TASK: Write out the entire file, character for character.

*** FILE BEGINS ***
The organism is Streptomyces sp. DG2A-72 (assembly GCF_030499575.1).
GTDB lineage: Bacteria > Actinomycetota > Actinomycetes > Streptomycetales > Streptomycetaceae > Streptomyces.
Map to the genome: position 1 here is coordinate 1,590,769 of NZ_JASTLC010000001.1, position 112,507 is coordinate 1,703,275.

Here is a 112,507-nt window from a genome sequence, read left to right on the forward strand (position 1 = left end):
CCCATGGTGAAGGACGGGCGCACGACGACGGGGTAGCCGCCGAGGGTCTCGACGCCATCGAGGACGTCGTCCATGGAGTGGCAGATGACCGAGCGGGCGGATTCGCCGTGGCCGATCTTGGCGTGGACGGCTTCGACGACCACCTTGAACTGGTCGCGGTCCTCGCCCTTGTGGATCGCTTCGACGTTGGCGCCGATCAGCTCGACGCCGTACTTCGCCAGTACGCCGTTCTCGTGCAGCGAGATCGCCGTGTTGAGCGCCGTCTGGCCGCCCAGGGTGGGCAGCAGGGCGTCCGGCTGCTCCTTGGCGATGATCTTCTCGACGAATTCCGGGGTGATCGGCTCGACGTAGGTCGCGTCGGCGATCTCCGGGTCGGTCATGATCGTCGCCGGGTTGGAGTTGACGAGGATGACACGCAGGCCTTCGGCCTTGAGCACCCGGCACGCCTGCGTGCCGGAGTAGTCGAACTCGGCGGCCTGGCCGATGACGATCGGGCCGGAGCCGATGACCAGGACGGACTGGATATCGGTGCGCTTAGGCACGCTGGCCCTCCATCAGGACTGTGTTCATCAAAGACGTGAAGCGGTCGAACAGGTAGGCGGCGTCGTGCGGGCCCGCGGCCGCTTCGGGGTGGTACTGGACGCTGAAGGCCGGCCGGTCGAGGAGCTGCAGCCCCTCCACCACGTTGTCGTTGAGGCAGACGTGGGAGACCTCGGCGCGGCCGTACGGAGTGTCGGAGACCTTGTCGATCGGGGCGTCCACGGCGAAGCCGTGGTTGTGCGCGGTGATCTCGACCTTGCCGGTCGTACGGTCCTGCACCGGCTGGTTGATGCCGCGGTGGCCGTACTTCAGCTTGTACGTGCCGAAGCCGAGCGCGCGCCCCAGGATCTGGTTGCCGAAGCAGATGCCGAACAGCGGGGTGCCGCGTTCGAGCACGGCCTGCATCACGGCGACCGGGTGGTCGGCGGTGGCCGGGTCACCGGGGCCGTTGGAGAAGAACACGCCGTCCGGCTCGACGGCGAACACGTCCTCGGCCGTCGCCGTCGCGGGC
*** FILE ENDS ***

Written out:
The organism is Streptomyces sp. DG2A-72 (assembly GCF_030499575.1).
GTDB lineage: Bacteria > Actinomycetota > Actinomycetes > Streptomycetales > Streptomycetaceae > Streptomyces.
Map to the genome: position 1 here is coordinate 1,590,769 of NZ_JASTLC010000001.1, position 112,507 is coordinate 1,703,275.

Here is a 112,507-nt window from a genome sequence, read left to right on the forward strand (position 1 = left end):
CCCATGGTGAAGGACGGGCGCACGACGACGGGGTAGCCGCCGAGGGTCTCGACGCCATCGAGGACGTCGTCCATGGAGTGGCAGATGACCGAGCGGGCGGATTCGCCGTGGCCGATCTTGGCGTGGACGGCTTCGACGACCACCTTGAACTGGTCGCGGTCCTCGCCCTTGTGGATCGCTTCGACGTTGGCGCCGATCAGCTCGACGCCGTACTTCGCCAGTACGCCGTTCTCGTGCAGCGAGATCGCCGTGTTGAGCGCCGTCTGGCCGCCCAGGGTGGGCAGCAGGGCGTCCGGCTGCTCCTTGGCGATGATCTTCTCGACGAATTCCGGGGTGATCGGCTCGACGTAGGTCGCGTCGGCGATCTCCGGGTCGGTCATGATCGTCGCCGGGTTGGAGTTGACGAGGATGACACGCAGGCCTTCGGCCTTGAGCACCCGGCACGCCTGCGTGCCGGAGTAGTCGAACTCGGCGGCCTGGCCGATGACGATCGGGCCGGAGCCGATGACCAGGACGGACTGGATATCGGTGCGCTTAGGCACGCTGGCCCTCCATCAGGACTGTGTTCATCAAAGACGTGAAGCGGTCGAACAGGTAGGCGGCGTCGTGCGGGCCCGCGGCCGCTTCGGGGTGGTACTGGACGCTGAAGGCCGGCCGGTCGAGGAGCTGCAGCCCCTCCACCACGTTGTCGTTGAGGCAGACGTGGGAGACCTCGGCGCGGCCGTACGGAGTGTCGGAGACCTTGTCGATCGGGGCGTCCACGGCGAAGCCGTGGTTGTGCGCGGTGATCTCGACCTTGCCGGTCGTACGGTCCTGCACCGGCTGGTTGATGCCGCGGTGGCCGTACTTCAGCTTGTACGTGCCGAAGCCGAGCGCGCGCCCCAGGATCTGGTTGCCGAAGCAGATGCCGAACAGCGGGGTGCCGCGTTCGAGCACGGCCTGCATCACGGCGACCGGGTGGTCGGCGGTGGCCGGGTCACCGGGGCCGTTGGAGAAGAACACGCCGTCCGGCTCGACGGCGAACACGTCCTCGGCCGTCGCCGTCGCGGGC